Impaired autophagic flux mediates acinar cell vacuole formation and trypsinogen activation in rodent models of acute pancreatitis. The pathogenic mechanisms underlying acute pancreatitis are not clear. Researchers examined the role of autophagy in acute pancreatitis by comparing autophagic responses in in vivo and in vitro rodent models of pancreatitis with the physiological autophagy induced by fasting. They found evidence that acute pancreatitis causes profound autophagy impairment, which is responsible for 2 key manifestations of this disease: the accumulation of large vacuoles in acinar cells and the intra-acinar trypsinogen activation. The findings provide clear evidence that acute pancreatitis has features of a lysosomal disease, which should be taken into consideration in designing strategies to treat or mitigate pancreatitis.   (Mareninova OA, et al. J Clin Invest. 2009 Nov;119(11):3340-55)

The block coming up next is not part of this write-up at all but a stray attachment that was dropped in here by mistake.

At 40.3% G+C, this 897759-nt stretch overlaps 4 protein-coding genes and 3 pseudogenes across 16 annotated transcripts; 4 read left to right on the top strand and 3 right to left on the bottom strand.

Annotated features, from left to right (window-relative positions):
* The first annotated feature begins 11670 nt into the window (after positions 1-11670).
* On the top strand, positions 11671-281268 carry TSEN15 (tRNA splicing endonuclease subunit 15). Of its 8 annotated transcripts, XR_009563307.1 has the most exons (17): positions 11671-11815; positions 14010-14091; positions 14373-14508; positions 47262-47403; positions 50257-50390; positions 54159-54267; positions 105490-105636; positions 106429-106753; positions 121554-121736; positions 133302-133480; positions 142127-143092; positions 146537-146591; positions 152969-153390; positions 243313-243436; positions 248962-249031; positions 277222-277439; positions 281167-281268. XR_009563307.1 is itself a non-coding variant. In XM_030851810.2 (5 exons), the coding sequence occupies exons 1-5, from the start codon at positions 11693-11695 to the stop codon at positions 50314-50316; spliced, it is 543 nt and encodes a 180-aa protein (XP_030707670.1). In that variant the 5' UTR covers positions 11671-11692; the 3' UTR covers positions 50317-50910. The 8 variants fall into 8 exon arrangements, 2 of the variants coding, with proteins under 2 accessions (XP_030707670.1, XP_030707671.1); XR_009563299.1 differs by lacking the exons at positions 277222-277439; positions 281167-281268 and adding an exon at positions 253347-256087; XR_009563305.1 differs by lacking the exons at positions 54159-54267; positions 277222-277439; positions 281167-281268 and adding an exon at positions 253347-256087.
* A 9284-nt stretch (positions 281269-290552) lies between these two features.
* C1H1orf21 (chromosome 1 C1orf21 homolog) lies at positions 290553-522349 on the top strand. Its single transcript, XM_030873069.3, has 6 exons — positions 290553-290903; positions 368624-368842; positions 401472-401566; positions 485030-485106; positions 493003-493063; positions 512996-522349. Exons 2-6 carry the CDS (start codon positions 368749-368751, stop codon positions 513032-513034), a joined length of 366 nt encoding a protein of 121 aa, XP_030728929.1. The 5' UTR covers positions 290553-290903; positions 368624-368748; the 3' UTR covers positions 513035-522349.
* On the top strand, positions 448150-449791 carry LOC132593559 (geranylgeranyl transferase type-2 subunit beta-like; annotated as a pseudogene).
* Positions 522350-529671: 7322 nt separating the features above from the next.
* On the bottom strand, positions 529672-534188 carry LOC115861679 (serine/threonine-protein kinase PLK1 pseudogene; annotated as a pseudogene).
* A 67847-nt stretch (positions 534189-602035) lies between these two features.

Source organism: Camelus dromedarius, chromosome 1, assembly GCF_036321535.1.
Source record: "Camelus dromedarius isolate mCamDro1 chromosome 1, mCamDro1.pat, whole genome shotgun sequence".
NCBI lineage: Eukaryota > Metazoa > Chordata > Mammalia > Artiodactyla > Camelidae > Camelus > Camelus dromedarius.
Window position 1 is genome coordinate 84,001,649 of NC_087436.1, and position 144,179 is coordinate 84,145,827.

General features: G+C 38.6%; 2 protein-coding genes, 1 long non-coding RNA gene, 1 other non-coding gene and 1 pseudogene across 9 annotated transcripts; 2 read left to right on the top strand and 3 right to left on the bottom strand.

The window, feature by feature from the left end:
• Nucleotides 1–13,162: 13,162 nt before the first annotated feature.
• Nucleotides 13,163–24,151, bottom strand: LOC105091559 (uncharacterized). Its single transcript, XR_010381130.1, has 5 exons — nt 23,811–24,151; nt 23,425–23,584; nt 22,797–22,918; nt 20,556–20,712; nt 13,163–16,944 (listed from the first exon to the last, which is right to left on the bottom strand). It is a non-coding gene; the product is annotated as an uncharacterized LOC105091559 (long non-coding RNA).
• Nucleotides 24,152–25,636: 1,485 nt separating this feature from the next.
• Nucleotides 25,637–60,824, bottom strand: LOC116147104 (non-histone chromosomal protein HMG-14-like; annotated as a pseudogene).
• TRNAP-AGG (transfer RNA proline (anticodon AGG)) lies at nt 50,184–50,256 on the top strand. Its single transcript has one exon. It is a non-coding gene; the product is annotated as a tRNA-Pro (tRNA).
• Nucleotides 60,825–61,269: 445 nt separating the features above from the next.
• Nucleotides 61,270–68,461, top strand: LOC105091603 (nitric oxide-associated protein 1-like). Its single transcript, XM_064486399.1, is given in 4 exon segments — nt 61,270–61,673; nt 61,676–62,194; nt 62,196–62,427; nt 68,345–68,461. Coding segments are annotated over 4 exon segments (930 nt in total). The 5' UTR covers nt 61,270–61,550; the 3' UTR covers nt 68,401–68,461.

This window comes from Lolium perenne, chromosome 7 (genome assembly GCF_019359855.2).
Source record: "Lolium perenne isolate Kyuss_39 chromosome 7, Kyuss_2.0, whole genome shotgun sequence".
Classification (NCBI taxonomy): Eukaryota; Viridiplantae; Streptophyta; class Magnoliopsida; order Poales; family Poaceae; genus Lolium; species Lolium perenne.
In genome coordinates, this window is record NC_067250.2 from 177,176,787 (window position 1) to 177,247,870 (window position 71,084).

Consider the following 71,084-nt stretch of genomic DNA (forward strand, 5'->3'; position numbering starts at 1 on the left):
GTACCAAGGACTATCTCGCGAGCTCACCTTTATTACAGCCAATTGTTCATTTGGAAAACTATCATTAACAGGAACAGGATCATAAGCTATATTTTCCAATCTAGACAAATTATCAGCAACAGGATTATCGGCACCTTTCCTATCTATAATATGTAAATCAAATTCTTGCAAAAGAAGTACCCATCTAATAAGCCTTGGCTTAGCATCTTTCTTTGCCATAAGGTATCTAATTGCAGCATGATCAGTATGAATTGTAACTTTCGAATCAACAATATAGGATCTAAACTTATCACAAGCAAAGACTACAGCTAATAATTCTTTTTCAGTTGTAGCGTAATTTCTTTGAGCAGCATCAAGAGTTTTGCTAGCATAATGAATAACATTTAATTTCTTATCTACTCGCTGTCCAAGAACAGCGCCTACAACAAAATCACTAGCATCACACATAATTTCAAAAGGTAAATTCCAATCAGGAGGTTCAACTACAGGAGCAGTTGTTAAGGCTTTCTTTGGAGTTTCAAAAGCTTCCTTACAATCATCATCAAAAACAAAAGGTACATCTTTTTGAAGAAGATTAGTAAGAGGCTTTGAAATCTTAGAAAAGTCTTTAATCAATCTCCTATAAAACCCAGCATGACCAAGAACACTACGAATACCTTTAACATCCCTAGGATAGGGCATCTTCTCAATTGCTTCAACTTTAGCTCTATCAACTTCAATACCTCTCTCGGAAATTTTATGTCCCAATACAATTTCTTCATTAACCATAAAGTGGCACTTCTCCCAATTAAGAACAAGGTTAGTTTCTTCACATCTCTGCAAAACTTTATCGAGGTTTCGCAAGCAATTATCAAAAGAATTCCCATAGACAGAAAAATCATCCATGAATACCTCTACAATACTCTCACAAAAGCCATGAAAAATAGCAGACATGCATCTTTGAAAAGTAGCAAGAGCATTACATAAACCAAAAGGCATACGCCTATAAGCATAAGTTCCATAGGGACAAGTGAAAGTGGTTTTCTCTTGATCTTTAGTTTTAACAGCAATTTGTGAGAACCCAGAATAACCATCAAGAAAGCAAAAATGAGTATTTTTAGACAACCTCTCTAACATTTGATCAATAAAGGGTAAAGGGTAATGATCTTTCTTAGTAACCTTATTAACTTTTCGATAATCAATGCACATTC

Binge-pattern alcohol exposure during puberty induces sexually dimorphic changes in genes regulating the HPA axis.   Maternal alcohol consumption during critical periods of fetal brain development leads to devastating long-term consequences on adult reproductive physiology, cognitive function, and social behaviors. However, very little is known about the long-term consequences of alcohol consumption during puberty, which is perhaps an equally dynamic and critical period of brain development. An important neurological system that undergoes extensive plasticity during pubertal development is the hypothalamo-pituitary-adrenal (HPA) axis. In this study, researchers contrasted the HPA axis effects of binge alcohol exposure in rats during the peripubertal period to that of acute exposure. They found that the effects of alcohol on the HPA axis are sex-specific and dependent on repeated high-dose exposures. This contribution provides the first characterization of the impact of binge alcohol exposure during adolescence on the HPA axis.   It indicates that binge exposure produces a lasting effect on HPA reactivity and an effect different from that induced by acute alcohol exposure.   (Przybycien-Szymanska MM, Rao YS, Pak TR. 2010   Am J Physiol Endocrinol Metab. Epub ahead of print 2009 Dec 1.)